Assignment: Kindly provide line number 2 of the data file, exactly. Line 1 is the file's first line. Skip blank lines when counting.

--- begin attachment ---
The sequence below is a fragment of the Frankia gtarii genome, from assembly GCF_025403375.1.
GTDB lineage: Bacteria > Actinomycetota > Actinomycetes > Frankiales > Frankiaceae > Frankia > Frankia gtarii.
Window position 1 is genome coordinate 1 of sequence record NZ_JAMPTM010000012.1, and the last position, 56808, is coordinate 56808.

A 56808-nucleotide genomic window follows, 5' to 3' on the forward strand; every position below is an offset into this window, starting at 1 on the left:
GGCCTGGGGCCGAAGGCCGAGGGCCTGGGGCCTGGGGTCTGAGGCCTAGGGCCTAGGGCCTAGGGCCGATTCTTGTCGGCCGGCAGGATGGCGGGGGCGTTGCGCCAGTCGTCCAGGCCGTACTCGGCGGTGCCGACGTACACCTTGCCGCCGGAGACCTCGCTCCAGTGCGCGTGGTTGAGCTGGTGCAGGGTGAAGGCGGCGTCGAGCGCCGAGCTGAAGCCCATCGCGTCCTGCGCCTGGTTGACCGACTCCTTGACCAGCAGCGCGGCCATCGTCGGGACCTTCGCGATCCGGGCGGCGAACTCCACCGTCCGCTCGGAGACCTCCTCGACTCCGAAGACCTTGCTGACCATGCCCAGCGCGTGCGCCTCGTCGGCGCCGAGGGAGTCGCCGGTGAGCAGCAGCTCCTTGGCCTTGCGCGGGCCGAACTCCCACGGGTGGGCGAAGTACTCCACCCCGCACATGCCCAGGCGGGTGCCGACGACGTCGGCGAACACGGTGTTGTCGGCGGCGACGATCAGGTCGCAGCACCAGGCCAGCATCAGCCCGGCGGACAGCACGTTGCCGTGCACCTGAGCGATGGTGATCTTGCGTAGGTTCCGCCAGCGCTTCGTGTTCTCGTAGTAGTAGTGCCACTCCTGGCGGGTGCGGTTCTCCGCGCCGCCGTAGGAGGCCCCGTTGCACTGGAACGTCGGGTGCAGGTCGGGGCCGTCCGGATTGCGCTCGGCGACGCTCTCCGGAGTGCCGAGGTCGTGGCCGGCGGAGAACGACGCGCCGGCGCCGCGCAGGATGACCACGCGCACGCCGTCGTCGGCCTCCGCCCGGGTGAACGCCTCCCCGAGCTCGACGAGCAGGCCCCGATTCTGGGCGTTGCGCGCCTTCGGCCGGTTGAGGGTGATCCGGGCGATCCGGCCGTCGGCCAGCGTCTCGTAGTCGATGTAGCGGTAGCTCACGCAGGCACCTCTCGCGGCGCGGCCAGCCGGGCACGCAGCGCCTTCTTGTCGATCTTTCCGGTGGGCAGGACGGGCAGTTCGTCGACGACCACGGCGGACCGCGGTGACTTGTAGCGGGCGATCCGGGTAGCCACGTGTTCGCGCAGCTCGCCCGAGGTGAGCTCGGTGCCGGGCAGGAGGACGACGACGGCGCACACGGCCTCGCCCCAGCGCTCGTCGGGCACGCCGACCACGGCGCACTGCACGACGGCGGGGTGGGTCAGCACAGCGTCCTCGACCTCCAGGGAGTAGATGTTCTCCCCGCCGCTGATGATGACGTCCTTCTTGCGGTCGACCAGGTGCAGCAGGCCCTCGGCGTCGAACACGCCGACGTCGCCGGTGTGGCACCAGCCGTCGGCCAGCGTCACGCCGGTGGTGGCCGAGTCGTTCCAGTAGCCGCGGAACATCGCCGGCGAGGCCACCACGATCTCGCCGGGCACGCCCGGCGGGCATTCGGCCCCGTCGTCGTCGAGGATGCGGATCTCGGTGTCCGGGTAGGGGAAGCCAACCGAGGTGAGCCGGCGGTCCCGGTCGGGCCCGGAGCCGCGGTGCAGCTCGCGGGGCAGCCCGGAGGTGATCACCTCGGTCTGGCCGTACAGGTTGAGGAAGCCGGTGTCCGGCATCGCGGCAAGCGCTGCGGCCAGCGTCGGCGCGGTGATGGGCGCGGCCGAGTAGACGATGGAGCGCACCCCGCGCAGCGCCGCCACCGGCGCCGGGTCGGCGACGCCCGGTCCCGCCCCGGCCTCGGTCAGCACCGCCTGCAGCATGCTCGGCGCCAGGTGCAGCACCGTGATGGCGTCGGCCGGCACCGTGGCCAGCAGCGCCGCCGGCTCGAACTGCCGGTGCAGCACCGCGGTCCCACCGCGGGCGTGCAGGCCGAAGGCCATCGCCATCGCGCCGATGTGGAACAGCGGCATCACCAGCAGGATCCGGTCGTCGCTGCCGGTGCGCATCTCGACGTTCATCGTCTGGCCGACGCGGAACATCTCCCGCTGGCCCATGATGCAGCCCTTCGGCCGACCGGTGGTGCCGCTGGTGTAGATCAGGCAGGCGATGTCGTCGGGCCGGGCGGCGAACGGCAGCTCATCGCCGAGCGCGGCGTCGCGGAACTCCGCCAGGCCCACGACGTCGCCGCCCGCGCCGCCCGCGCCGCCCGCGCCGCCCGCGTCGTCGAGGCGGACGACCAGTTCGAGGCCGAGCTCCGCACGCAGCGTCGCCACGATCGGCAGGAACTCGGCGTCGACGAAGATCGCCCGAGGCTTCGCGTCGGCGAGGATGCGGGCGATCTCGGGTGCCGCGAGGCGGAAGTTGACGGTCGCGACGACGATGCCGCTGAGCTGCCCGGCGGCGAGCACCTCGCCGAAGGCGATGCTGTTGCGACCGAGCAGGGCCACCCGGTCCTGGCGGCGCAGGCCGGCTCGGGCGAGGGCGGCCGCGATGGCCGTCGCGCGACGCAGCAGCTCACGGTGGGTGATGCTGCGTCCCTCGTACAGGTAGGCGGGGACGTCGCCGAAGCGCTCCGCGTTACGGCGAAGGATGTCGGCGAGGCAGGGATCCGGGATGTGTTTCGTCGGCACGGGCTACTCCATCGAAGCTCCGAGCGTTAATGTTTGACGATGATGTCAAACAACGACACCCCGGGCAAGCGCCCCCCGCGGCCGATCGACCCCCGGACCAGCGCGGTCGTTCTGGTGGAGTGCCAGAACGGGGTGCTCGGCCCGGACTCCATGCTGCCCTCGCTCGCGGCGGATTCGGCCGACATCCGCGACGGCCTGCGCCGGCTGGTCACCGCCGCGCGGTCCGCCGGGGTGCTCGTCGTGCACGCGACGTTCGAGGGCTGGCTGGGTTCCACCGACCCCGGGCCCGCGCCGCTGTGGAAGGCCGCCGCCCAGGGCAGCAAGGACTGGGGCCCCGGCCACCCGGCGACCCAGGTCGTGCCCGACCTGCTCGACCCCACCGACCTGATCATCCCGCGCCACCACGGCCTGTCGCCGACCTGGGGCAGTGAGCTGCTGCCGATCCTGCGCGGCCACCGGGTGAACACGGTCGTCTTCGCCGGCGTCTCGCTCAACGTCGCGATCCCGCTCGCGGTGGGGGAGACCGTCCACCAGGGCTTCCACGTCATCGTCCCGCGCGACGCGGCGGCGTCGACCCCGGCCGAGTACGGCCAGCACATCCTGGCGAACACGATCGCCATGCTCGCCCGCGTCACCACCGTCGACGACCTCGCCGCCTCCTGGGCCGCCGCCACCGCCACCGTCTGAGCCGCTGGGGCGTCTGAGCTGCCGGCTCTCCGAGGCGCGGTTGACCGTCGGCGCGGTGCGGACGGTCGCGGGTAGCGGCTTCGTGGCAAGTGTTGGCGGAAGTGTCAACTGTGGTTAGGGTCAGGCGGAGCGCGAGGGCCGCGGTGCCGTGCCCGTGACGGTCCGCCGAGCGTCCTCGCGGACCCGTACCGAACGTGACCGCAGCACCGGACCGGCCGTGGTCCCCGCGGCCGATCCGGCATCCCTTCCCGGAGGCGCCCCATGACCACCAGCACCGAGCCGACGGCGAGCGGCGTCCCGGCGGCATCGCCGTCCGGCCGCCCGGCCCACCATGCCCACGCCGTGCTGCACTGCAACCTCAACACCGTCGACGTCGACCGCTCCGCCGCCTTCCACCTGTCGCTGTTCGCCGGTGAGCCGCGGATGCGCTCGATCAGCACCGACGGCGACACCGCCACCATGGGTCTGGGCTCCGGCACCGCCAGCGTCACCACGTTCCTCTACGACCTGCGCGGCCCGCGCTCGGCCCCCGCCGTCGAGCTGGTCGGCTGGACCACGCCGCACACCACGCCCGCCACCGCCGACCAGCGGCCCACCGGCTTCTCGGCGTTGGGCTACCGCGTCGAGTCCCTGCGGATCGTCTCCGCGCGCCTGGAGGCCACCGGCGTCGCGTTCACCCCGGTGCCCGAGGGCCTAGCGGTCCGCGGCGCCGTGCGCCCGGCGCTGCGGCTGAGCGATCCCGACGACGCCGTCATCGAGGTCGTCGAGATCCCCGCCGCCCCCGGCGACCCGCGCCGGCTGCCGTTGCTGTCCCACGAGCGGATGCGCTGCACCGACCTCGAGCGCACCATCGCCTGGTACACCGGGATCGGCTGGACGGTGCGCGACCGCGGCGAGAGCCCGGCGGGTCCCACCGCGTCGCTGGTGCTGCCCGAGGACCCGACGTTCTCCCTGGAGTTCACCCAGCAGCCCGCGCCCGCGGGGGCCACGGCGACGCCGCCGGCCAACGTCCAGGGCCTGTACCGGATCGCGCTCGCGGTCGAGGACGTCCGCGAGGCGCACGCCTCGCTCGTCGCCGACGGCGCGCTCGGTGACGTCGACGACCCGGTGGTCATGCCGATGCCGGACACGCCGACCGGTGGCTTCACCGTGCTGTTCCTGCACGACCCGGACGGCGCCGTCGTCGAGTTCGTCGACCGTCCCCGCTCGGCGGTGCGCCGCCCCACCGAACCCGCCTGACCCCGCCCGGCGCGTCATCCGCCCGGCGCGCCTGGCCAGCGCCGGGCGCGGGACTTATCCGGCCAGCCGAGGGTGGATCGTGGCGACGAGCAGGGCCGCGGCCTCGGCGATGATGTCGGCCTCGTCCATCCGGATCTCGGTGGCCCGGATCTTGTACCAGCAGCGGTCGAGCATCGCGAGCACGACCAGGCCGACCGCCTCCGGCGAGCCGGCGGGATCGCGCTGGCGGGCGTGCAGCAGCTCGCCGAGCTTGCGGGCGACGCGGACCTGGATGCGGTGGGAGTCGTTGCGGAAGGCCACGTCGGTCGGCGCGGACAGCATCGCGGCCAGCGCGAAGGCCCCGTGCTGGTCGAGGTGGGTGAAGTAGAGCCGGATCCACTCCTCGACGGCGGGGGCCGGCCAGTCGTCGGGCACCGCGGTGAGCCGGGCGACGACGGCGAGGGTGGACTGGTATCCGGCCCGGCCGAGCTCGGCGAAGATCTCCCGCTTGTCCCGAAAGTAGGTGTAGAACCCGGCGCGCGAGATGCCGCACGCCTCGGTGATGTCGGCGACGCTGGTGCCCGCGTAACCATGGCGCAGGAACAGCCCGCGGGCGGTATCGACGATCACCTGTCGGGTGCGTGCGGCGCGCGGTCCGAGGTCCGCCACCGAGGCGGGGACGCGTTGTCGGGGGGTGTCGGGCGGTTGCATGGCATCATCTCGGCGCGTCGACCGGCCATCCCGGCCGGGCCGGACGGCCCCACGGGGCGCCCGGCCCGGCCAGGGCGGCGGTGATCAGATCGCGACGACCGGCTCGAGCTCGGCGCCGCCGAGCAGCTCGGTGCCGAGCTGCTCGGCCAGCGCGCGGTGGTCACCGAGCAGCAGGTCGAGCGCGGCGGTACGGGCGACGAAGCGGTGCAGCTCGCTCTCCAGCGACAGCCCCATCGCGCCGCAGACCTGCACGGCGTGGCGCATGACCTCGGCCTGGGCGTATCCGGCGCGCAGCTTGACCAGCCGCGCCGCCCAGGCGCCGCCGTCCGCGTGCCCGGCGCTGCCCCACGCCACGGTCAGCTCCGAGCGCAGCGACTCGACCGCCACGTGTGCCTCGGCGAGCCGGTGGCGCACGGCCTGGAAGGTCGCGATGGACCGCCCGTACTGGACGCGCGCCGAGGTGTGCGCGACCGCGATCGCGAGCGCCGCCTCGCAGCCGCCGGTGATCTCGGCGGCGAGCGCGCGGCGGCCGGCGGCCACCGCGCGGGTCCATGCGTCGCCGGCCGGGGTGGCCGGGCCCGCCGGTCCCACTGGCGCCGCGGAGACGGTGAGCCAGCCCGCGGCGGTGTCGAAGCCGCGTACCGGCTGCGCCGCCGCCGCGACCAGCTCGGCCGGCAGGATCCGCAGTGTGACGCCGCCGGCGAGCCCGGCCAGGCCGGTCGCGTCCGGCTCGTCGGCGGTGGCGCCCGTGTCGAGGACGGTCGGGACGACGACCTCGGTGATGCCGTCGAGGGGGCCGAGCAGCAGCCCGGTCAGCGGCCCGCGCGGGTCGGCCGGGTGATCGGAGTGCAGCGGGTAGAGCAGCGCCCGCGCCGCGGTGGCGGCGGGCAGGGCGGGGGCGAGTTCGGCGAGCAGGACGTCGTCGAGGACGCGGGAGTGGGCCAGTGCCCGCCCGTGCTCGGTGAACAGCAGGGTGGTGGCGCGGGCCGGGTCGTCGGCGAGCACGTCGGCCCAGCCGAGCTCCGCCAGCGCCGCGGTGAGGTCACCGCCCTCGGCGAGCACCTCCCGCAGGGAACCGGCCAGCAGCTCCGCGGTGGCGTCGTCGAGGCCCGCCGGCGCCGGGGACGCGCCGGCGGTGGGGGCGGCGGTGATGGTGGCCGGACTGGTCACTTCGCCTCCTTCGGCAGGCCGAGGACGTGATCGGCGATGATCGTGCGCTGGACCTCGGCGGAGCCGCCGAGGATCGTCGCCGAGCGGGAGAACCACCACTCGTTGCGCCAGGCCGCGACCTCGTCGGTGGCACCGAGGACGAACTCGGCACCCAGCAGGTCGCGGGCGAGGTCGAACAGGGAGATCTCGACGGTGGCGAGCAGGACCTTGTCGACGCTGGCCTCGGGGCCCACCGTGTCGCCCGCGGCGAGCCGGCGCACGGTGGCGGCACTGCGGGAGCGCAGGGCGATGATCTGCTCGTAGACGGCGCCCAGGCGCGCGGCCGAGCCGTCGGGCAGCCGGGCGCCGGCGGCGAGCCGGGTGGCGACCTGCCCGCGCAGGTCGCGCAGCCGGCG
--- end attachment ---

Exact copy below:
GTDB lineage: Bacteria > Actinomycetota > Actinomycetes > Frankiales > Frankiaceae > Frankia > Frankia gtarii.